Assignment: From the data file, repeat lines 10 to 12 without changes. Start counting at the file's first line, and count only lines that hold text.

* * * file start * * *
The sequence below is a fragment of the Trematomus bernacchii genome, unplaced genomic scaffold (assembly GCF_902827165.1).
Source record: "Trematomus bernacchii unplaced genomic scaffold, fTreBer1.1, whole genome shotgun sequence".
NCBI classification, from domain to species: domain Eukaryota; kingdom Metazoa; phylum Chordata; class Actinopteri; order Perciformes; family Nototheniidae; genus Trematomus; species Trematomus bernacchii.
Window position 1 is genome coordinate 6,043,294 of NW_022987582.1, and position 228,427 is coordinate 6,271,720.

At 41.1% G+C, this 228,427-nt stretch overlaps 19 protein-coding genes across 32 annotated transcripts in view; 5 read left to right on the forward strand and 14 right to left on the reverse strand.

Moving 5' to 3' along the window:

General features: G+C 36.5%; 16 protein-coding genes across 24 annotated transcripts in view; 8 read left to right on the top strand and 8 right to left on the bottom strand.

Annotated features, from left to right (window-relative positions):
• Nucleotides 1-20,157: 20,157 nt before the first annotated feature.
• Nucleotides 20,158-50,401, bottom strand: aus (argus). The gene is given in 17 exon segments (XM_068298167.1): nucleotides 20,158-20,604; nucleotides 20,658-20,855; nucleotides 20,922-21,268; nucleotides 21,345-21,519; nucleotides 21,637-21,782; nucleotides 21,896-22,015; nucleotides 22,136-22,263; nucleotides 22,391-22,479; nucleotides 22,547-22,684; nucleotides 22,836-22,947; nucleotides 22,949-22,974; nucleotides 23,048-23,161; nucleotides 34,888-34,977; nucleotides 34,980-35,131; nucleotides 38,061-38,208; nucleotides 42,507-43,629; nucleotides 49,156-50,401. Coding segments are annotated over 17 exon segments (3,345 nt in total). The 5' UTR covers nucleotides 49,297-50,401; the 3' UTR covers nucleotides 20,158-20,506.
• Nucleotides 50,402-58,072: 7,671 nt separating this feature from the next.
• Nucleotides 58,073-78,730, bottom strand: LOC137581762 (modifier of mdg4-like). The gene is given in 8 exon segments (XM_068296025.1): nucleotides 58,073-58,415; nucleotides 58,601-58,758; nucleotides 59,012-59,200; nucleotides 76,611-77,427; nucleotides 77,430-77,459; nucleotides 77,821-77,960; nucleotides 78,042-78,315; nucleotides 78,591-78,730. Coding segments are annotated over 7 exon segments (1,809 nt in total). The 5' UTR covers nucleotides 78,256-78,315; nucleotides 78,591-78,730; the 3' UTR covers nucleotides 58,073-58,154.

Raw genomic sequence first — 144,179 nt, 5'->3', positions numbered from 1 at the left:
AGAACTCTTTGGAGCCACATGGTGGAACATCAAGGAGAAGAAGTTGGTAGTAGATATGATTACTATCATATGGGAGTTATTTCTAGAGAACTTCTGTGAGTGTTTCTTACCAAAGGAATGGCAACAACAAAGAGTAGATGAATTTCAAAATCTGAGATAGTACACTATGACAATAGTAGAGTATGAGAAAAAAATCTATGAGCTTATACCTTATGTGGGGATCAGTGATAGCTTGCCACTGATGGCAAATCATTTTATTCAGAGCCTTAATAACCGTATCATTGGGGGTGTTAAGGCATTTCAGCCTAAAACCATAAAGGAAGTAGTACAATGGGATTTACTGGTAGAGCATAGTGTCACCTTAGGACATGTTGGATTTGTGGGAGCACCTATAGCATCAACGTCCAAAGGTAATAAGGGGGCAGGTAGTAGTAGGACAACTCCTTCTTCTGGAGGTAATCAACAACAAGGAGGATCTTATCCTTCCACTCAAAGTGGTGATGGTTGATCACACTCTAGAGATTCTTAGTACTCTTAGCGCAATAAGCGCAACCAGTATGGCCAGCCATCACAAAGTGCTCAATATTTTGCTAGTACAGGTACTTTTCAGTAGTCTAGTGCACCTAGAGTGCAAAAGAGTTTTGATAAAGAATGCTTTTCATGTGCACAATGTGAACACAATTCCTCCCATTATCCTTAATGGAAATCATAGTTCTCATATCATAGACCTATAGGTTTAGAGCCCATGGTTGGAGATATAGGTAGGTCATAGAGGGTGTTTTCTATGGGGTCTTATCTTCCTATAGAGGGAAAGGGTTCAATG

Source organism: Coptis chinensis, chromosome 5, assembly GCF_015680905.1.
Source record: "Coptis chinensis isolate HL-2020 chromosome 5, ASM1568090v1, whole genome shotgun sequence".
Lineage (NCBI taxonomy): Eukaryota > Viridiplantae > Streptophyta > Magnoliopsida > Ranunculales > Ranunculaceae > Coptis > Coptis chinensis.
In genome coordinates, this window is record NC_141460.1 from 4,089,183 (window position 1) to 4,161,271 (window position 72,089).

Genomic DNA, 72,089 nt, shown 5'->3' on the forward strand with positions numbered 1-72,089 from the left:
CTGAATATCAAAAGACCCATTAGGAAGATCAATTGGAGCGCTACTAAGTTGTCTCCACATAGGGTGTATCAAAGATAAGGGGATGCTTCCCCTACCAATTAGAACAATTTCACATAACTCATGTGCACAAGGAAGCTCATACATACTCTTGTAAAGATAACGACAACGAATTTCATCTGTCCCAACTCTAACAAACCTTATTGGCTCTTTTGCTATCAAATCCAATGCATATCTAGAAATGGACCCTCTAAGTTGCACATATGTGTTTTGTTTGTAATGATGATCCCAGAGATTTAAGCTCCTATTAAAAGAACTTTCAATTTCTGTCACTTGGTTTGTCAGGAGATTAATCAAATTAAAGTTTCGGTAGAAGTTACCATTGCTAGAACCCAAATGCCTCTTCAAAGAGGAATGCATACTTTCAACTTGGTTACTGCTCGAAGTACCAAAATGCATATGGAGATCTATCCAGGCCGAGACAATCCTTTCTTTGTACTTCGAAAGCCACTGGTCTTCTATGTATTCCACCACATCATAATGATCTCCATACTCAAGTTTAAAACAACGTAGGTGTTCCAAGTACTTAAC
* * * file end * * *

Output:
• Nucleotides 20,158-50,401, bottom strand: aus (argus). The gene is given in 17 exon segments (XM_068298167.1): nucleotides 20,158-20,604; nucleotides 20,658-20,855; nucleotides 20,922-21,268; nucleotides 21,345-21,519; nucleotides 21,637-21,782; nucleotides 21,896-22,015; nucleotides 22,136-22,263; nucleotides 22,391-22,479; nucleotides 22,547-22,684; nucleotides 22,836-22,947; nucleotides 22,949-22,974; nucleotides 23,048-23,161; nucleotides 34,888-34,977; nucleotides 34,980-35,131; nucleotides 38,061-38,208; nucleotides 42,507-43,629; nucleotides 49,156-50,401. Coding segments are annotated over 17 exon segments (3,345 nt in total). The 5' UTR covers nucleotides 49,297-50,401; the 3' UTR covers nucleotides 20,158-20,506.
• Nucleotides 50,402-58,072: 7,671 nt separating this feature from the next.
• Nucleotides 58,073-78,730, bottom strand: LOC137581762 (modifier of mdg4-like). The gene is given in 8 exon segments (XM_068296025.1): nucleotides 58,073-58,415; nucleotides 58,601-58,758; nucleotides 59,012-59,200; nucleotides 76,611-77,427; nucleotides 77,430-77,459; nucleotides 77,821-77,960; nucleotides 78,042-78,315; nucleotides 78,591-78,730. Coding segments are annotated over 7 exon segments (1,809 nt in total). The 5' UTR covers nucleotides 78,256-78,315; nucleotides 78,591-78,730; the 3' UTR covers nucleotides 58,073-58,154.